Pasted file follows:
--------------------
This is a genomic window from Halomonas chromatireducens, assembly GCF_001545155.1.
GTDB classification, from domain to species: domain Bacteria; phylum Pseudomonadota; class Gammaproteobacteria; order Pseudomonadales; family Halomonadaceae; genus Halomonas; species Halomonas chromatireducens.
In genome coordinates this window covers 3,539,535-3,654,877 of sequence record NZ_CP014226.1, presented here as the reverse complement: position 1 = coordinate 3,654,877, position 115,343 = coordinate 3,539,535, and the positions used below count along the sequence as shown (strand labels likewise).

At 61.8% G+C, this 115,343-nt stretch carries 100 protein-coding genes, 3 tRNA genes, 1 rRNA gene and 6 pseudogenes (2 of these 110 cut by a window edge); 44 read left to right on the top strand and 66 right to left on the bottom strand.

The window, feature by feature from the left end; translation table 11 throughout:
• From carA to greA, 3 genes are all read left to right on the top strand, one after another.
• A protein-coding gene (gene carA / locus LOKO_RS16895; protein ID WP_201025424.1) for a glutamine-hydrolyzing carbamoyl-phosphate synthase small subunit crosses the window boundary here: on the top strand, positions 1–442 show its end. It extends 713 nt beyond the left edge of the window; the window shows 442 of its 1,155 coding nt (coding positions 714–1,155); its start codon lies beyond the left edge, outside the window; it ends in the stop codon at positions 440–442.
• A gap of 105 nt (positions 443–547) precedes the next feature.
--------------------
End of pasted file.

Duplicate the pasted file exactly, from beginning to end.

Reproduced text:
This is a genomic window from Halomonas chromatireducens, assembly GCF_001545155.1.
GTDB classification, from domain to species: domain Bacteria; phylum Pseudomonadota; class Gammaproteobacteria; order Pseudomonadales; family Halomonadaceae; genus Halomonas; species Halomonas chromatireducens.
In genome coordinates this window covers 3,539,535-3,654,877 of sequence record NZ_CP014226.1, presented here as the reverse complement: position 1 = coordinate 3,654,877, position 115,343 = coordinate 3,539,535, and the positions used below count along the sequence as shown (strand labels likewise).

At 61.8% G+C, this 115,343-nt stretch carries 100 protein-coding genes, 3 tRNA genes, 1 rRNA gene and 6 pseudogenes (2 of these 110 cut by a window edge); 44 read left to right on the top strand and 66 right to left on the bottom strand.

The window, feature by feature from the left end; translation table 11 throughout:
• From carA to greA, 3 genes are all read left to right on the top strand, one after another.
• A protein-coding gene (gene carA / locus LOKO_RS16895; protein ID WP_201025424.1) for a glutamine-hydrolyzing carbamoyl-phosphate synthase small subunit crosses the window boundary here: on the top strand, positions 1–442 show its end. It extends 713 nt beyond the left edge of the window; the window shows 442 of its 1,155 coding nt (coding positions 714–1,155); its start codon lies beyond the left edge, outside the window; it ends in the stop codon at positions 440–442.
• A gap of 105 nt (positions 443–547) precedes the next feature.